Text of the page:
Search And Reunion Basics
Search And Reunion Basics
Julia Feast (Search and Reunion Consultant) gives expert video advice on: How do I start looking for my birth family?; Are the birth family able to search for an adopted child?; Why do people decide to search for their birth family? and more...
Are the birth family able to search for an adopted child?
Since the third of December in 2005, birth parents of adopted people (adopted adults aged 18 and over ) can request an intermediary service from a registered agency to ask whether they can locate the adopted adult to see if they want to have contact or to find out more information about them.
Why do people decide to search for their birth family?
Adopted people try to find out information to satisfy their curiosity, things like "Who do I look like? Who do I take after?" By gaining information, they can often get answers to the questions they may have about their identity and their origins.
What is the average age people start looking for their birth parents?
The age that people make a decision to search can vary. The average age according to the research is about thirty for both men and women. So it's quite late. But that doesn't mean to say that an 18 year old won't try and locate their birth relatives or birth parents. And neither does it mean that people over the age of 50 or 60 don't want to find. So the age they can be any stage of person's life.
What prevents people from searching for their birth parents?
Making a decision to search can vary again from one person to the next It could be that they had a long desire to find out much more about their birth family but just haven't had the courage to do anything about it. It could be many things that prevent them. They may be for example, afraid of hurting their adopted families or afraid of complications arising someway. Or it could be that they are scared of the information they may find out. So most of the things may prevent people for making a decision to search.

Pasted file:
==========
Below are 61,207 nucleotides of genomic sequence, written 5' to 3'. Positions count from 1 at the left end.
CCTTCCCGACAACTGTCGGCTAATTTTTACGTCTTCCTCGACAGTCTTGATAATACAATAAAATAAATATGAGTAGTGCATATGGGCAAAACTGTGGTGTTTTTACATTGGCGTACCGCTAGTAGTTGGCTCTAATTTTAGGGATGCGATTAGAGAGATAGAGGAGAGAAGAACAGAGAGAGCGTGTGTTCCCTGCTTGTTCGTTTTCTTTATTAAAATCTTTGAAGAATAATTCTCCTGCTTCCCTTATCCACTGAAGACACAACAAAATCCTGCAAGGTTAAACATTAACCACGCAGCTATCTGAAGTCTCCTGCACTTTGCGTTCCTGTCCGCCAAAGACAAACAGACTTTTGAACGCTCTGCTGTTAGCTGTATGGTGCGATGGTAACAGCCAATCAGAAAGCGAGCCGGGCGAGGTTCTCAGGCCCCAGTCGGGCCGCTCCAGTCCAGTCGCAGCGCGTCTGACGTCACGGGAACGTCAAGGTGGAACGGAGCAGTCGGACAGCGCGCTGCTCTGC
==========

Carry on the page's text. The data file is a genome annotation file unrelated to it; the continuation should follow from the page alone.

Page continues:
Is searching for birth relatives the thing to do?
Searching for birth relatives is a personal decision, but what's good about England and Whales is that people have the choice to search if they want to. Adopted people in this country can obtain a copy of their original birth certificate which will give them the identifying information they need to search for birth parents. So to say whether it's right is difficult, it has to be right for that particular person. For some adopted people searching for birth relatives is what they want to do, and what they need to do. For others they just don't want to go there at all.
What can go wrong when searching for my birth family?
Many things can be difficult when trying to trace birth family members. For example, not everyone actually locates their birth family. Hopefully there will be information there to help an adopted person search and find, but sometimes searches come to a dead end and they don't actually locate the birth relative that they want to. Now, that doesn't happen very often, but it can happen. Also, searching can be costly if you're having to get lots of certificates to sort of try and locate adopted people. But other things that may go wrong is you may not get the outcome you want, and that's why it's very important adopted people have the opportunity to talk to someone who knows about adoption search and union, and can help them think about some of the things that they need to consider before they embark upon a search for birth relatives.
Is it expensive to search birth relatives?
Searching for birth relatives doesn't necessarily need to be expensive. People can conduct their own searches, going through public records, looking at marriages, births and deaths, to try and locate the birth relative, and to try and find their current whereabouts.
Is it a good idea to employ someone to search for my family?
Some adopted people aren't able to conduct their own searches for various reasons, and in those circumstances, it's important that adopted person can go to an adoption support agency or the local authority to find out what resources are available to help them search. The local authority or adoption agency may be able to recommend somebody that they could use to help them locate the birth relative.
What if I do not want to be contacted by my birth relatives?
Adopted people can register two types of vetoes. An Absolute veto is when the adopted person says they do not want contact, under any circumstances, by the intermediate agency. When it's a qualify veto, the adopted person can stipulate in which circumstances they would not mind being approached by an intermediary agency. For example, the adopted person could say, "well, I don't mind hearing about a brother or a sister, but I don't want to hear about my parents." Or, "I don't mind hearing if I'm going to be left money in a will", because that can also happen. The adopted person can stipulate, but what's really important is that the adopted person needs to consider whether or not they do want to register an absolute or qualified veto. It's important that they have the opportunity to talk to an adoption worker prior to making the decision to register a veto.